decision last week to distribute most of its 39% ownership of
as a dividend could result in a gargantuan tax bill for many of the Canadian telecom's U.S. shareholders.
U.S. taxpayers who want to avoid the tax bill and sell the stock just before the distribution should watch closely: Because it's such a large distribution, the
New York Stock Exchange
has the option of making the ex-dividend date after the record date -- the opposite of what usually occurs. Shareholders who wait for the ex-dividend date to sell could find that it's too late.
The record date should be declared in late May, a BCE spokesman says. The NYSE will then determine an ex-dividend date.
But investors who sell to avoid the distribution still could get hit with a capital-gains tax bill, so many investors are being forced to choose between the lesser of two evils. This quandary illustrates a caveat U.S. investors should keep in mind when shopping for foreign stocks: Companies based in other countries don't always place U.S. tax concerns high on their list of priorities. (Montreal-based BCE also is listed on the
Toronto Stock Exchange
"We tried to make it fair to all, but because of the U.S. rules, we had no choice," says BCE spokesman Jean-Charles Robillard. Only about 6% of BCE's shareholders are non-Canadian, he adds.
Last year's split-up of Brazilian phone company
into 12 Baby Bras was another example of a corporate action on foreign shores with onerous consequences for U.S. shareholders. As we
reported at the time, many U.S. investors faced huge capital-gains tax bills as a result.
Spinoffs happen all the time, and they're rarely taxable events in the U.S. Why is the BCE-Nortel deal different?
To be a tax-free spinoff for U.S. tax purposes,
Section 355 of the tax code says a company must control the division that is to be spun off and own at least 80% of it. But BCE only owns 39% of Brampton, Ont.-based Nortel, one of the world's biggest communications-equipment makers. (BCE is spinning off 37% of Nortel and holding on to the remaining 2%.)
This is not an issue for Canadian BCE shareholders; Canadian rules allow the transaction to be tax-free in Canada. But for U.S. tax purposes, the entire distribution will be taxable.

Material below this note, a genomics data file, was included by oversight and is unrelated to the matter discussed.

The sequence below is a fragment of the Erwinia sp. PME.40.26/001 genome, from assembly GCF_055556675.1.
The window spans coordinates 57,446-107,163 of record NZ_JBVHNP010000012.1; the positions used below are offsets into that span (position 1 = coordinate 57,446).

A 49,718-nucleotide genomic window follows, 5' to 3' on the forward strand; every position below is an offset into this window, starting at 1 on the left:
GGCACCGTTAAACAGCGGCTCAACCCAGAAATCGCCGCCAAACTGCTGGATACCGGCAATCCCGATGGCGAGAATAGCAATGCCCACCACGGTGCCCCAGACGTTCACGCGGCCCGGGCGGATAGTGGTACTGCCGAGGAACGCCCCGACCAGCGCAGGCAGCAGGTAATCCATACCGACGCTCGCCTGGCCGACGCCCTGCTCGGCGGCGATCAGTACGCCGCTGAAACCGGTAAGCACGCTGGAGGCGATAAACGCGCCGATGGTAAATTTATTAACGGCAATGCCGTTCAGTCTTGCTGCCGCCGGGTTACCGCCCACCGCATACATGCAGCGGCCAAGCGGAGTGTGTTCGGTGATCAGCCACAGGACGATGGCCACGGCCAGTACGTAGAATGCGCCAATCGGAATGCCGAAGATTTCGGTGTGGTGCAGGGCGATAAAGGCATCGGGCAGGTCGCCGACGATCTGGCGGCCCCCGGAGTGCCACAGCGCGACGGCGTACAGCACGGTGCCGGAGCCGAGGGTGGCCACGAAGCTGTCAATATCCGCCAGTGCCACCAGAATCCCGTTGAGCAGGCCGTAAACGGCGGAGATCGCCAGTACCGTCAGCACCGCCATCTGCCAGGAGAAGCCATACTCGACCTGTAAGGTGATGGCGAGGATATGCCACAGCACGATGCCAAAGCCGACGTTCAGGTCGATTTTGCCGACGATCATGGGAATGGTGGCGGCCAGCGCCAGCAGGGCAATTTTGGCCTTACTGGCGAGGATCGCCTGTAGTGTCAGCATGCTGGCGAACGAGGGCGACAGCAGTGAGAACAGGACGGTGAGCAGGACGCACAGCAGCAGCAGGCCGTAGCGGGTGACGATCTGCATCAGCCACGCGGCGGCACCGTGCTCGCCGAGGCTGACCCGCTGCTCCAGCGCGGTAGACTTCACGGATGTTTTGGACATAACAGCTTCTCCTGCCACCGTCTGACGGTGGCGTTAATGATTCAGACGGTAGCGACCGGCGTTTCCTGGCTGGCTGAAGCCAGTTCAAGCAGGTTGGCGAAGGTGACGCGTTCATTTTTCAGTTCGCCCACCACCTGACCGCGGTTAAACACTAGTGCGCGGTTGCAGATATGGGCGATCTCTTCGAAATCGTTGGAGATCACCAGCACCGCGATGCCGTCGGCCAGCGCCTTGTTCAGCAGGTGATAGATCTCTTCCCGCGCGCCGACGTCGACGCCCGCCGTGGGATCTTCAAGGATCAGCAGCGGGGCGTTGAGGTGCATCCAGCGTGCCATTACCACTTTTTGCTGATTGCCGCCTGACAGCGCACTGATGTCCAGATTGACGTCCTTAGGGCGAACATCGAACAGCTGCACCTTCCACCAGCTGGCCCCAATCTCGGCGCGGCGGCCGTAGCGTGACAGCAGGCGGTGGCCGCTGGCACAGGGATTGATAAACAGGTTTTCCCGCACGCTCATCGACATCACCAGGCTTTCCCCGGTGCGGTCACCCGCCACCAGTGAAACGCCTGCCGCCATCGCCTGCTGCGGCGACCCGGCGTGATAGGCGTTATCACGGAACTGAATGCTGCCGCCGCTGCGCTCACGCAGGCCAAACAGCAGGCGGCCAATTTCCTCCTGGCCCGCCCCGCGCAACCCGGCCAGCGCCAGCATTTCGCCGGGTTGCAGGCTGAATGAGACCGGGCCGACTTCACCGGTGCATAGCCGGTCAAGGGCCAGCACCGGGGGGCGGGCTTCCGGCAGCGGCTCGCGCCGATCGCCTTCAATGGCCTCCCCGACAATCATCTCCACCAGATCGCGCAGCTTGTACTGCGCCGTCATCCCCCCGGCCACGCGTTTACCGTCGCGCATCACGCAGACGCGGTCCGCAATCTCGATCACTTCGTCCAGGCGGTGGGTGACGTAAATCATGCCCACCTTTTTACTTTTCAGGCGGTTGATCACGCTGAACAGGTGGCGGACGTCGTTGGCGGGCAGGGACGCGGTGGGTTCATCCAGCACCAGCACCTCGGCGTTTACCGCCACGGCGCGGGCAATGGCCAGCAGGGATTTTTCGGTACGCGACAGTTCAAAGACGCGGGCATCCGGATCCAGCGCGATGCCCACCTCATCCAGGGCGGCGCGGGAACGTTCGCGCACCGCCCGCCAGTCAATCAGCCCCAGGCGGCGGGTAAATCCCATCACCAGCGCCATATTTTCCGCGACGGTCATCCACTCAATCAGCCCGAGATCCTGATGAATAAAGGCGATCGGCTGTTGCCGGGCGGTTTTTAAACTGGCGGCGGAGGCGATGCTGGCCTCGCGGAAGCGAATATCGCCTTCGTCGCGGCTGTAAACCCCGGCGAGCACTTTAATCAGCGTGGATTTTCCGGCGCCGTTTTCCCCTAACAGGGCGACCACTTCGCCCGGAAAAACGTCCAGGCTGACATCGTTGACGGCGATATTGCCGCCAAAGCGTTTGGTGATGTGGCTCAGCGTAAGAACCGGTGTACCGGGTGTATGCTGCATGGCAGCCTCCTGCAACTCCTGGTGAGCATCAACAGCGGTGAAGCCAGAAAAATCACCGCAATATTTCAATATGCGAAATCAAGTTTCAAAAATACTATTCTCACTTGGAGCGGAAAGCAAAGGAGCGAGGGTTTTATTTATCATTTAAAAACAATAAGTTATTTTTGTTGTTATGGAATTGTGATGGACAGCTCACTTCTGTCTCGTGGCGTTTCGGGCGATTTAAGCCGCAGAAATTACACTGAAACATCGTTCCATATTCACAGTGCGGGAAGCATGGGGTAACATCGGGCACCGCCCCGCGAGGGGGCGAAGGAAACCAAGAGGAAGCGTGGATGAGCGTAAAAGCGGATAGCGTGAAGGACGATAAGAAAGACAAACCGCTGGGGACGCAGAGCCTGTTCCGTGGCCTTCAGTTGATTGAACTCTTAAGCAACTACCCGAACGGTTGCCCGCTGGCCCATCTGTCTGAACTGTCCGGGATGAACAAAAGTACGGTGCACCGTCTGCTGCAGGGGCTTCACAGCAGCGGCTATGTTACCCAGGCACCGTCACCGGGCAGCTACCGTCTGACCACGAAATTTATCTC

BCE shareholders will receive 0.78 of a Nortel common share for each share of BCE they own. (For more details on BCE's announcement, see this previous
story.) At first blush, this seems great since Nortel has risen 137% over the last six months (though lately it has faltered). But for tax purposes, it's ugly because the distribution will be taxed as a dividend -- at ordinary tax rates as high as 39%.
With Nortel trading around 104 1/4 as of Wednesday's close and BCE at 106 7/8, BCE shareholders will essentially owe ordinary income tax on 76% of their BCE investment.
"And since shareholders are getting stock, there's no cash coming in as with a typical dividend distribution to pay the tax bill," notes Robert Willens, a managing director at
in New York.
To avoid the distribution, logic says to sell the stock before the ex-dividend date. Usually, the ex-dividend ("without dividend") date -- the day the stock price reflects the distribution -- comes before the record date, the date on which shareholders of record qualify for the distribution.
But a NYSE rule allows the ex-dividend and record dates to be flip-flopped when a dividend is more than 25% of the current stock price. Why? The stock price drops on the ex-dividend date by the amount of the distribution. So a big distribution will knock the stock way down. By pushing that date off, investors have a few extra days to keep trading the stock at a higher price, says Gerald Backman, senior partner at
Weil Gotshal & Manges
Regardless of the ex-dividend date, shareholders on the record date will get the distribution.
So if BCE shareholders wait for the ex-dividend date to sell their shares, it may be too late, says Willens. "We're recommending that U.S. people sell the stock prior to the record date."
The silver lining is that selling to avoid the distribution will create buying opportunities for investors who are indifferent to the tax effects. So buying shares for a good ol' American IRA account is a great way to take advantage of this tax inequity.